How do I know this would work? Because many such places already exist and more and more are opening every day. Why? Because they are better than school.

    Now - as to your question, what about all the disadvantaged kids - I ask you, anonymous, what are YOU doing about it? You are a teacher, clearly you care, clearly you recognize that the current state of the dilapidated school system is not the most wonderful place for these children - so what can you do?


    P.S. Because this question does come up quite often, I intend to put these words into a post which will appear on Unpluggedmom.com in the next few days. I will not include your words without your expressed permission. I do however feel that this dialogue is worth sharing in hopes that perhaps at some point the talk will eventually become a walk.

  13. @Laurette Lynn: Thanks for your response to my question. I can't figure out how to post unless it's with Anonymous, so forgive me. I would like to continue our conversation further. Please contact me at Mrs.Germanteacher@gmail.com. :)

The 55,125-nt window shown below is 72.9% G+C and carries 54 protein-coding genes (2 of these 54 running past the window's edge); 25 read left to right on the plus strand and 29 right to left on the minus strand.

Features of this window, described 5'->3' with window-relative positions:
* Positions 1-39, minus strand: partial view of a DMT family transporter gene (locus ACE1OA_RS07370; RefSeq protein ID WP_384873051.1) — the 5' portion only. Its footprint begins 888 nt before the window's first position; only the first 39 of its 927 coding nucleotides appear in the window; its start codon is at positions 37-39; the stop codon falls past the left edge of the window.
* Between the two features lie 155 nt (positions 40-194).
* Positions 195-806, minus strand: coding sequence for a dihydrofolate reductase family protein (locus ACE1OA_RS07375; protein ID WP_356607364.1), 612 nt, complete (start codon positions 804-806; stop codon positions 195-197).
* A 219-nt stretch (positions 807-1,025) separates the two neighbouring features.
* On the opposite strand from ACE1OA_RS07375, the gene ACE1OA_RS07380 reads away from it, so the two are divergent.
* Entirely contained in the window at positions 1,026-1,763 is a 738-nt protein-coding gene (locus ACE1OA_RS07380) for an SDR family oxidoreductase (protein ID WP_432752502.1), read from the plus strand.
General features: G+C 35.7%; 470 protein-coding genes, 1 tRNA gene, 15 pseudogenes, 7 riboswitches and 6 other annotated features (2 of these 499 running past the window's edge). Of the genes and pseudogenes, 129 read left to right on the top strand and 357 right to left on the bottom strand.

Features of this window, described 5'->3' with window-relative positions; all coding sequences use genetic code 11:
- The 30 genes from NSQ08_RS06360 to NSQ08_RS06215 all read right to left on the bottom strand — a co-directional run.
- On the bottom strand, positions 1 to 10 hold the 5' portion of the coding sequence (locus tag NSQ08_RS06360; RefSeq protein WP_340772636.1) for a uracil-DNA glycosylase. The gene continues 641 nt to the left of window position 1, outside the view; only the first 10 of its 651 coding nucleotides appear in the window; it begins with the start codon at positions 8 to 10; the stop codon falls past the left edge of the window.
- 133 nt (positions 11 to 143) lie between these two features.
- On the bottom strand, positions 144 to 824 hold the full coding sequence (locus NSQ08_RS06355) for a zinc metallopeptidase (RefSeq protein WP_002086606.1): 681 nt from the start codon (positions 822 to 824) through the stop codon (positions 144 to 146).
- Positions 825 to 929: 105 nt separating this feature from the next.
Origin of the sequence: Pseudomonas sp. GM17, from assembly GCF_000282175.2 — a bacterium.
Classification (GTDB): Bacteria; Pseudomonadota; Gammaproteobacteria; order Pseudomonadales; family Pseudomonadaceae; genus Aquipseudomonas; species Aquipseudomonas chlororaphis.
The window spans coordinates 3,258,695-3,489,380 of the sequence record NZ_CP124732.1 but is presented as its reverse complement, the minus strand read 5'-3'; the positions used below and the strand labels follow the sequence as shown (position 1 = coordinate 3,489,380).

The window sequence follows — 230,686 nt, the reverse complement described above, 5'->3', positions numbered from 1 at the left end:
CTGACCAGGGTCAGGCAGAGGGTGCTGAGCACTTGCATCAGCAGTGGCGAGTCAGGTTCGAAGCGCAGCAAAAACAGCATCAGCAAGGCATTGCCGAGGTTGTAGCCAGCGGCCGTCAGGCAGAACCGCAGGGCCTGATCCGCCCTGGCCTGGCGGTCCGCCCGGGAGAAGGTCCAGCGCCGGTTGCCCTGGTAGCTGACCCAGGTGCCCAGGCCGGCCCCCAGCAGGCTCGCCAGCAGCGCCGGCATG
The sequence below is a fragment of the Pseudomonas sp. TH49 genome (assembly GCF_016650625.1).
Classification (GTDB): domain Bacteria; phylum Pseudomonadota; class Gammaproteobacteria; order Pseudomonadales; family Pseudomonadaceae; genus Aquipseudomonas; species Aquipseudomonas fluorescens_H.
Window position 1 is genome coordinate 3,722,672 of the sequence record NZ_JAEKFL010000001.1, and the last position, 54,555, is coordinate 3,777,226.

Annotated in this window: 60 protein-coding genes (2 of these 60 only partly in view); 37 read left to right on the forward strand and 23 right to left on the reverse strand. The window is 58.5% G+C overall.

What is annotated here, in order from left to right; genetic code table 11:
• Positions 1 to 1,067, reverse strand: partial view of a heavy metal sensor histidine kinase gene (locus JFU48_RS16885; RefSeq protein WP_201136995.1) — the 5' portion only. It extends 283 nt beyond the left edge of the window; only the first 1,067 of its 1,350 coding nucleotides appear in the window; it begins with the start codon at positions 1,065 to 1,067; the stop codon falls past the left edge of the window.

14. I agree that Teachers (In the USA) Suck. Most do not really care about kids learning. It is just a job. They care more about their benefits. I live in good community with high rated schools, but the public school teachers still suck. Most parents agree when we discuss. To us teachers are basically long shore workers. Union jobs that pay high with protection. Yes there are maybe 1% of teachers who care, but most just could not get a real job that paid well. Seems like they do more damage than good. Both my kids are smart and hard workers, and both have had teachers that have pushed them away from any enjoyment of the subject in multiple classes. We wonder why we are #10 in math and science in world now. If we do not get a handle on how bad (lazy, mean teachers) our kids are being taught in our schools our future generations will all be service workers for the highly educated, enthusiastic about learning, immigrants who will have all the high paying jobs. Except for the union teachers.